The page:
The story of the quarter mile-long Ever Given cargo ship becoming beached in the Suez Canal has been all over the media recently. Blocking one of the world’s most important shipping routes for 6 days, the stalling of the Ever Given has created a crisis that has cost billions in trade and has slowed down shipping for weeks due to the backlog of ships. So, what does this have to do with the transportation of goods on trucks in the United States?
It may have a considerable impact. Even though domestic goods can be shipped as scheduled, international imports may be severely delayed, leading to disrupted routes and a lull in transportation, until the effects of the crisis are mitigated. There are many benefits to participating in a globalized economy of the 21st century including decreased costs of importing and exporting goods, but when a major crisis occurs such as in the Suez Canal, almost every industry whether international or domestic can expect to take a hit.
The Suez Canal is the largest canal in the World without locks (locks are mechanically operated dams that change the water levels of an area allowing them to be raised and lowered to accommodate the change in topography between two bodies of water). The canal was first constructed in 1869 by French Investors taking advantage of the thin stretch of land between mainland Egypt and the Isthmus of Suez to provide a more expedient trade route from Asia to Europe.
Since then, it has provided a major international shipping lane which reduces the duration of transit by an average of 10 days from alternative routes. Other major blockages include the Suez Crisis in 1956 and a blockage by a Russian ship in 2004. Each blockage of the canal has reinforced the appreciation of the importance of this trade route in international commerce.
A few weeks ago the Ever Given, a Taiwanese cargo ship, was grounded as it was pushed into the shallows of the Suez Canal by strong winds. This colossal ship blocked the canal off and required a large team of engineers and tugboats to free the ship, 6 days after it had been stuck. This sticky situation caused over 400 ships to be backlogged at the canal, and countless others to be delayed as they were redirected to go around the Cape of Good Hope at the bottom of the African continent, which adds another 10 days on average to the journey.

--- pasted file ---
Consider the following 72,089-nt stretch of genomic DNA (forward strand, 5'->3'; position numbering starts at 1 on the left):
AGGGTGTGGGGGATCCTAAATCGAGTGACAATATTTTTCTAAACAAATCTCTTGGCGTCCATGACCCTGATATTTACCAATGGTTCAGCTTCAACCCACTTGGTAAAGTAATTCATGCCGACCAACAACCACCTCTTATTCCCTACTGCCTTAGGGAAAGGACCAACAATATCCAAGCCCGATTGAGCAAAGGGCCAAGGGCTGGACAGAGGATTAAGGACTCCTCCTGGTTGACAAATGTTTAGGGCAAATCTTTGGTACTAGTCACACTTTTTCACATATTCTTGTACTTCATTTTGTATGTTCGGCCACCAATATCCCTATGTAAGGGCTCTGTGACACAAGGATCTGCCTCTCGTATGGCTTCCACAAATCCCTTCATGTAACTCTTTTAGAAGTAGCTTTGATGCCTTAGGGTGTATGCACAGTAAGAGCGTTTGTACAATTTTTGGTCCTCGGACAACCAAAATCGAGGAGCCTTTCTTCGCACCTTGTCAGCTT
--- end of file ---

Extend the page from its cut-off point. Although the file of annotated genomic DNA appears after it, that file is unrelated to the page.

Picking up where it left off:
The cost of goods being delayed because of this crisis is estimated to be around $9.6 billion, or around $6.7 million per minute of the blockage. This has a major economic impact on industries around the globe as this is a large amount of goods that are delayed.
The Domestic Economic Issue with the Crisis
The Suez Canal incident may have serious domestic implications, especially when imported goods are expected to arrive at a specific time. It is likely that the supply chain will be slowed for a long time until returning to normal due to the huge impact of the blockage. In addition to the slow down, some goods may not be able to be transported as perishable shipments may have to be discarded because of their time-sensitive nature. Imported food shipments may be reduced during this time because of the perishable goods being thrown out.
Even with the devastating effect on the economy and effectiveness of the supply chain through the Suez Canal, the global market will recover soon. The people that maintain the canal now know how to resolve blockages more rapidly in the future. The trucking industry will likely take a small financial hit, especially in the imported goods sector, but huge losses and delays are unlikely.